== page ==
As opposed to what other form of Fourth Amendment doctrine that applies the warrant requirement to documents or other evidence in the hands of unprivileged third parties?

This puts the criminal at a tremendous disadvantage, but also threatens the innocent person who does not want the entire world to know (for example) her sexual orientation. Because illegal acts are not the only things people wish to keep secret, treating an admission to a limited audience as a public status update betrays any reasonable conception of privacy.

What? This doesn't make sense as it stands. Could you explain how the reach of the warrant requirement has to do with asking questions about other people's sex lives? When has it ever required a warrant to ask people questions about other people?

Administrative and business records, although sometimes protected by statute (Pen Register, RFPA, HIPAA) or privilege, are not protected at a Constitutional level. The argument for accessing these records relies on the user assuming of risk of disclosure by choosing to make use of the service or store information with a third party. However, because (most) of all modern society runs off of someone else’s server, expecting everyone to abandon those third parties in order to preserve their Constitutionally guaranteed privacy is unreasonable.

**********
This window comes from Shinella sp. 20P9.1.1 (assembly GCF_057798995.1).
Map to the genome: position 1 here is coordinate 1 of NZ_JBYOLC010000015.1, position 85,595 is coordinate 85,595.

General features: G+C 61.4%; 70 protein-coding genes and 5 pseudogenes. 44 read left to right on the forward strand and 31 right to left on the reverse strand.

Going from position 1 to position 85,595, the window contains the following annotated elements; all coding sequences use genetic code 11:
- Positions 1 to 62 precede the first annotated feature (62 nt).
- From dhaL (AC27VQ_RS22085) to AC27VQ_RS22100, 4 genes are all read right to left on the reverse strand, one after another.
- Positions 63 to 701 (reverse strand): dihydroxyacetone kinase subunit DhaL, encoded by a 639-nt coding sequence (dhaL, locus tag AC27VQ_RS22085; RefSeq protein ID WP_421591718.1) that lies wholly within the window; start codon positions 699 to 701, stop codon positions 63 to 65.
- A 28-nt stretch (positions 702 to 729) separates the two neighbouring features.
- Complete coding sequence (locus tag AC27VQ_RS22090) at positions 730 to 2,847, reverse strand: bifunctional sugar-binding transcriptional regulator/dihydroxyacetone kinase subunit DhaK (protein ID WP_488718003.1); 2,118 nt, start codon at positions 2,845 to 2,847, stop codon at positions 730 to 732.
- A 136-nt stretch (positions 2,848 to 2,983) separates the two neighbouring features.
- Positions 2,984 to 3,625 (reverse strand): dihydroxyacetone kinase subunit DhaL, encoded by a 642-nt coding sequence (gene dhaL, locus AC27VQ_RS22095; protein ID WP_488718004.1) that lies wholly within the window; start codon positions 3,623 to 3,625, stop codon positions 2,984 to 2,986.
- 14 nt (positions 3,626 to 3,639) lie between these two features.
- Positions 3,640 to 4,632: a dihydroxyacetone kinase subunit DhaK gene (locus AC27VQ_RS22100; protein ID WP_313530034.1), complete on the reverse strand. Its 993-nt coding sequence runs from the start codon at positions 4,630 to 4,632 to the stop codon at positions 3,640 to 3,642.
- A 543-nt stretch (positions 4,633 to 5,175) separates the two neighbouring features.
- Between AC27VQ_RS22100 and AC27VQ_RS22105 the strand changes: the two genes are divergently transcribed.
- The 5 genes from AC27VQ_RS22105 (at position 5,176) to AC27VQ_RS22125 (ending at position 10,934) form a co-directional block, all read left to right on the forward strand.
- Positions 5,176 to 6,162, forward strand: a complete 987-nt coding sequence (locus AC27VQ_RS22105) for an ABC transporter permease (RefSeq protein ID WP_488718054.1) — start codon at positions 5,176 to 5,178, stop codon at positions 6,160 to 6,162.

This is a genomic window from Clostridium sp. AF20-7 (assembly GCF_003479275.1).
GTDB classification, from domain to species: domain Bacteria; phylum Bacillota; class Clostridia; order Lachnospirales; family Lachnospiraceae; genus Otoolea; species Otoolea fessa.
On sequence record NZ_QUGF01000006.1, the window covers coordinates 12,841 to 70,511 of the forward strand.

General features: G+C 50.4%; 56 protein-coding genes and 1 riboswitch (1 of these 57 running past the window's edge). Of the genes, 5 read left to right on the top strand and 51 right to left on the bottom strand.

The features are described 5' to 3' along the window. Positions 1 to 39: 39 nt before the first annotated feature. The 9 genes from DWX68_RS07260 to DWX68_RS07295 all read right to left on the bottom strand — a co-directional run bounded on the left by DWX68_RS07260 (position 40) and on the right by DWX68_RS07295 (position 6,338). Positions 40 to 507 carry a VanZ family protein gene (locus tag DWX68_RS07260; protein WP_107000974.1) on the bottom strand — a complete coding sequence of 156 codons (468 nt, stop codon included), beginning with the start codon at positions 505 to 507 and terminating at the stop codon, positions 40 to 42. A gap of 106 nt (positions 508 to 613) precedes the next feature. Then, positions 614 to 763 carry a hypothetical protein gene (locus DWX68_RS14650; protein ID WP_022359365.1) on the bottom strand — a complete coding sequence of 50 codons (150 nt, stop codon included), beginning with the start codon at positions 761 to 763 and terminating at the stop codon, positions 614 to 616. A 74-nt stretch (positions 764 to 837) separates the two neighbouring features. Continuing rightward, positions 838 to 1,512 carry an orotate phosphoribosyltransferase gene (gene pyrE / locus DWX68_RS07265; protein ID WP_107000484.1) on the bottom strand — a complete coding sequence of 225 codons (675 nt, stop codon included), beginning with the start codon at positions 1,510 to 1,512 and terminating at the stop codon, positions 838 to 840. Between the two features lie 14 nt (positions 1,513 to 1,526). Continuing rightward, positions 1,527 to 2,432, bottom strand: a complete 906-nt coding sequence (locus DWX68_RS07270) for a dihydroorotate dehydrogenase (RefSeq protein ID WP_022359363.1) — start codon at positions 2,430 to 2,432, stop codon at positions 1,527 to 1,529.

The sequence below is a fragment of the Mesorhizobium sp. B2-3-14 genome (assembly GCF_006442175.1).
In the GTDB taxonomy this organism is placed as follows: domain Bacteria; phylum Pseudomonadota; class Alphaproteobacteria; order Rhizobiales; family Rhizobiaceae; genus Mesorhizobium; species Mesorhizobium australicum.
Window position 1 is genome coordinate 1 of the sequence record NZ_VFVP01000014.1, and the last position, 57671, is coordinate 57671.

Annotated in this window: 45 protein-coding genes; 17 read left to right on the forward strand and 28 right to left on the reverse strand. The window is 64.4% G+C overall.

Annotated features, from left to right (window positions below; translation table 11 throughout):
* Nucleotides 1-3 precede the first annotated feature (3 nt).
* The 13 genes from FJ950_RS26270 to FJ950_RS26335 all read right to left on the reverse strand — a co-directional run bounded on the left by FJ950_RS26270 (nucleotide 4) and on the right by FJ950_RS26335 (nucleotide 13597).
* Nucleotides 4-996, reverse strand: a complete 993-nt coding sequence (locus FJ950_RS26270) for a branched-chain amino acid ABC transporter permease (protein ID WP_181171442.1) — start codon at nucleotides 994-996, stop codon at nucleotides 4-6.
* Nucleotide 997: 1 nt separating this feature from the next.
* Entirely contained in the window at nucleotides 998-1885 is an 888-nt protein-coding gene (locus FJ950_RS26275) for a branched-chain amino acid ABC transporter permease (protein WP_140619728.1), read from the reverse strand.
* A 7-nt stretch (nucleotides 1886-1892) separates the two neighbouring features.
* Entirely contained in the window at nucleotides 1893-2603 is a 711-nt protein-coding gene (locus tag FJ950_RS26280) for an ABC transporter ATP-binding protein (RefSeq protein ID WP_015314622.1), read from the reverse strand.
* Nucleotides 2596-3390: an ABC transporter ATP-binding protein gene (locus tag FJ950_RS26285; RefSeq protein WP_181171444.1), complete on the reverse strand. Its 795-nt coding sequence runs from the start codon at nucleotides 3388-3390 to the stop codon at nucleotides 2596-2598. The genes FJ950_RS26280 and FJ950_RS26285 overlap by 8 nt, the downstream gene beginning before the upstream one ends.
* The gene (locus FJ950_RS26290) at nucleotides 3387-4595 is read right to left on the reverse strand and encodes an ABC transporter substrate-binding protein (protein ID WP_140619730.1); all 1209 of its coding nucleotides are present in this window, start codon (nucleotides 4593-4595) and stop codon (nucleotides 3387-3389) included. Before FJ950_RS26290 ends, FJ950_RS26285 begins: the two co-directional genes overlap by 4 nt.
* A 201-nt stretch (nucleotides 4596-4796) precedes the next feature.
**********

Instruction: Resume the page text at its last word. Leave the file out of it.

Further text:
Maybe. That depends on what the Fourth Amendment is about, as Justice Black says in dissent in Katz, a position you may well disagree with but haven't actually either said anything about or provided a good argument against.

Consent: a backdoor into ‘reasonable expectations.’

Reasonableness alone is not sufficient to determine whether the Fourth Amendment protects a communication or record. Instead, such justifications stem from a modified reasonable expectations standard that implies consent. Fourth Amendment rights can be waived through consent, but the burden is on the prosecution to prove that the consent was “freely and voluntarily given,” and that it was not given as “acquiescence to a claim of lawful authority.” Bumper v. North Carolina, 391 US 543, 548-549 (1968). This approach finds that communications to informants and records of bank statements are reasonably expected to be private, but the interaction with third parties serve as voluntary waivers of the privacy right.